Games are an important element in every culture around the globe. Simple games give structure to children’s playtime and help enforce basic social skills like courtesy, sharing, and taking turns, and more intricate games can help children hone their logic, strategy, and even mathematics skills. Through Game Design, its newest merit badge, the Boy Scouts of America is opening the door for Scouts to put their creativity to the test. BSA representatives will introduce the new title at the SXSW Gaming Expo in Austin, Texas—a three-day event that provides gamers and game designers alike an opportunity to interact and learn from one another.

Whether it’s soccer, a family night board game, or a handheld electronic device—games challenge us to overcome long odds, tell compelling stories, and work with or against one another. Games motivate both young and old to find creative solutions, practice new skills, and keep their brains active. Scouts who work on the Game Design merit badge will likely look at the games they play differently and with a new level of appreciation. To earn this merit badge, a Scout is required to analyze different types of games; describe play value, content, and theme; and understand the significance of intellectual property as it relates to the game industry.

Over a two-year period, volunteers from the game industry and game enthusiasts across the country created and tested the merit badge requirements and accompanying pamphlet text to ensure the merit badge pamphlet held the young person’s interest, was challenging and fun, and required minimal out-of-pocket expense to complete.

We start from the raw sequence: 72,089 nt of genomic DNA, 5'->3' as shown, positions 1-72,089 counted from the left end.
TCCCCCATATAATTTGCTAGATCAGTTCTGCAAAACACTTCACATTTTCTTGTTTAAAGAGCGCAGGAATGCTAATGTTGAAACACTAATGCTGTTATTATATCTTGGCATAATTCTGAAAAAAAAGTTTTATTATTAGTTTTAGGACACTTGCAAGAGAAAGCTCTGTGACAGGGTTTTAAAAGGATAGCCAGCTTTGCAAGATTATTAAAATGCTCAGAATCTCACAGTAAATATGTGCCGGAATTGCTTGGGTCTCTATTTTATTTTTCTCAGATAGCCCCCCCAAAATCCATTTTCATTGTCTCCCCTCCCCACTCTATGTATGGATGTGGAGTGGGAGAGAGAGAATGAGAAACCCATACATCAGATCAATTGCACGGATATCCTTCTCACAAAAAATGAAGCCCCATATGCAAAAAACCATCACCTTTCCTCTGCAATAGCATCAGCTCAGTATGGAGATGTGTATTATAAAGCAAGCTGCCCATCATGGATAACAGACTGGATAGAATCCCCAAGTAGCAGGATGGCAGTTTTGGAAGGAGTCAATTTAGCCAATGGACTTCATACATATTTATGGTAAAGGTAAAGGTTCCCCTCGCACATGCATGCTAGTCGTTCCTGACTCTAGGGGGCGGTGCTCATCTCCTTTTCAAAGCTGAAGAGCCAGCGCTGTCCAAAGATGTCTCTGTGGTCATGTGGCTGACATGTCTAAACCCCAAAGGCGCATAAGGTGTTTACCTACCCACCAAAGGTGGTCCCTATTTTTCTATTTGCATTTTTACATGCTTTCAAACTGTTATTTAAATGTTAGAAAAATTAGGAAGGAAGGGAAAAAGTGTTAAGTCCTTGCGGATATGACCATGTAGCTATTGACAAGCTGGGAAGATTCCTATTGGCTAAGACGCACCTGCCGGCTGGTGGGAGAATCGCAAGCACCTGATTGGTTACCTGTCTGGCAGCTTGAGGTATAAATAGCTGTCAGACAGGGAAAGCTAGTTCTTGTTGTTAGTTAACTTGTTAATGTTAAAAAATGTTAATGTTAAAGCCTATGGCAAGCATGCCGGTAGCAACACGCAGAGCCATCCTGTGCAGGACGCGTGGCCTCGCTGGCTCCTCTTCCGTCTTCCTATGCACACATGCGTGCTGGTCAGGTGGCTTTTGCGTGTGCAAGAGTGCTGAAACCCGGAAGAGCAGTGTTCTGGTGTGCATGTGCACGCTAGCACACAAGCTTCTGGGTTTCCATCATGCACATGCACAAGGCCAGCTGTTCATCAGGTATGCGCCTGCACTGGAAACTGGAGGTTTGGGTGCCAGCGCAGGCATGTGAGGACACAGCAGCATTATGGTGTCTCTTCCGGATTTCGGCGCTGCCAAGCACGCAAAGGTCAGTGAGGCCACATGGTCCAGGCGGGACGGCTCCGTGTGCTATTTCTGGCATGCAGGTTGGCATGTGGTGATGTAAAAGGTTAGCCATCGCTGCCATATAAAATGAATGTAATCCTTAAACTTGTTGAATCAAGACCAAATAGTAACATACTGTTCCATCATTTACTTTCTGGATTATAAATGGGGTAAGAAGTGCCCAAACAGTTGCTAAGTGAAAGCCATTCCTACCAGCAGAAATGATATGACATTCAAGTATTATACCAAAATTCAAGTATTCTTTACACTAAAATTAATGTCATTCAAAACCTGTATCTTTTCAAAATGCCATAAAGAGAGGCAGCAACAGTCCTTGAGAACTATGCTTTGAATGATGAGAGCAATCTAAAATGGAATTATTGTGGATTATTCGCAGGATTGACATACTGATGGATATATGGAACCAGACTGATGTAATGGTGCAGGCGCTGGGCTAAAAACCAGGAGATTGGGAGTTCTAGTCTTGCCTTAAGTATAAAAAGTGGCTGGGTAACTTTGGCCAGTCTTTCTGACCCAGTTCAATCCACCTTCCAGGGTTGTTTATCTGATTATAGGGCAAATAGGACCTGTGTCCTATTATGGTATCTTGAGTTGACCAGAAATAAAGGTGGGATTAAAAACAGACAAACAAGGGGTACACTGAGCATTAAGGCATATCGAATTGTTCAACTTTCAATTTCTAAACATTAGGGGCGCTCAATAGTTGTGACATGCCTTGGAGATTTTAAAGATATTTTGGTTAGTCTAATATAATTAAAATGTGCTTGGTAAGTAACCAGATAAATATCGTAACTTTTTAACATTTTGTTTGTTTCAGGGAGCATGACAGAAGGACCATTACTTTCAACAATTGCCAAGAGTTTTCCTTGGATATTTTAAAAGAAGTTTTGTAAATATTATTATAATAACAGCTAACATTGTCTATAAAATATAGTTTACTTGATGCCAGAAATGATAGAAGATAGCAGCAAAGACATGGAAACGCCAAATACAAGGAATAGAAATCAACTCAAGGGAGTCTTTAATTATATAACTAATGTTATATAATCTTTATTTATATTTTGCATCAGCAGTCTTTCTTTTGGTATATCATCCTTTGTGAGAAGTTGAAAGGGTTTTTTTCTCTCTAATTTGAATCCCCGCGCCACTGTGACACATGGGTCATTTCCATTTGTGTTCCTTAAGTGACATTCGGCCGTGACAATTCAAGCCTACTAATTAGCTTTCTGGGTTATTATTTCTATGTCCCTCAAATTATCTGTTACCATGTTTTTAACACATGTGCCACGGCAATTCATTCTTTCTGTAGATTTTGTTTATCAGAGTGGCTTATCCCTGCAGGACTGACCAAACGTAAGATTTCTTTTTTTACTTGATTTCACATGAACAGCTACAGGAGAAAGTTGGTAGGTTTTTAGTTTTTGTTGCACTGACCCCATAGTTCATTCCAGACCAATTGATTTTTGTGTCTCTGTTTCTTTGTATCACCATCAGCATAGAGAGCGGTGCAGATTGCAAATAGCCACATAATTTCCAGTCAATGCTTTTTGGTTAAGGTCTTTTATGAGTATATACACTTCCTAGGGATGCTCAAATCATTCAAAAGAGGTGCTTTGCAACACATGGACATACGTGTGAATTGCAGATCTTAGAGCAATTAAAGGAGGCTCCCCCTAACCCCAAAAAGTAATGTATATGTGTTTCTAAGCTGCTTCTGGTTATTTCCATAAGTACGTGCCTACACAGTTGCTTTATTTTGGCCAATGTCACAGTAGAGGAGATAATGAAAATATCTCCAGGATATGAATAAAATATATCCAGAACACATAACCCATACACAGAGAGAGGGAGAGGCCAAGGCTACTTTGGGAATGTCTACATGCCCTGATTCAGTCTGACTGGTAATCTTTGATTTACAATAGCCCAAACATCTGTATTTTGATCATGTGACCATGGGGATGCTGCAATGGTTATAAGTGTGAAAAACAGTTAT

The Scout puts his newfound knowledge to use by designing a game and creating a design notebook for this project. In his notebook, the Scout must demonstrate an initial concept, multiple design iterations based on initial testing, and feedback from blind testing. Once his concept is approved, the Scout can begin to build a prototype of his game. Testing of a Scout’s game can be done at Scouting functions such as camp outings. For his game design, he can choose from a wide range of media, from cards to boards, dice, and even designing a smartphone application.

Test Your Game Knowledge

  1. Egyptian hieroglyphs dating to 5200 B.C. depict a rock-throwing game that we now know as what?
  2. These randomizing tools were first made of sheep knuckle bones. What are they?
  3. What horse riding game did the Persians developed to train their cavalry?
  4. The Scottish parliament banned this game to keep troops from getting distracted during archery practice. What is it?
  5. The first known American reference to what many recognize as our national pastime baseball happened in what year?

Answers:
1. Bowling 2. Dice 3. Polo 4. Golf 5. 1791

Source: Boy Scouts of America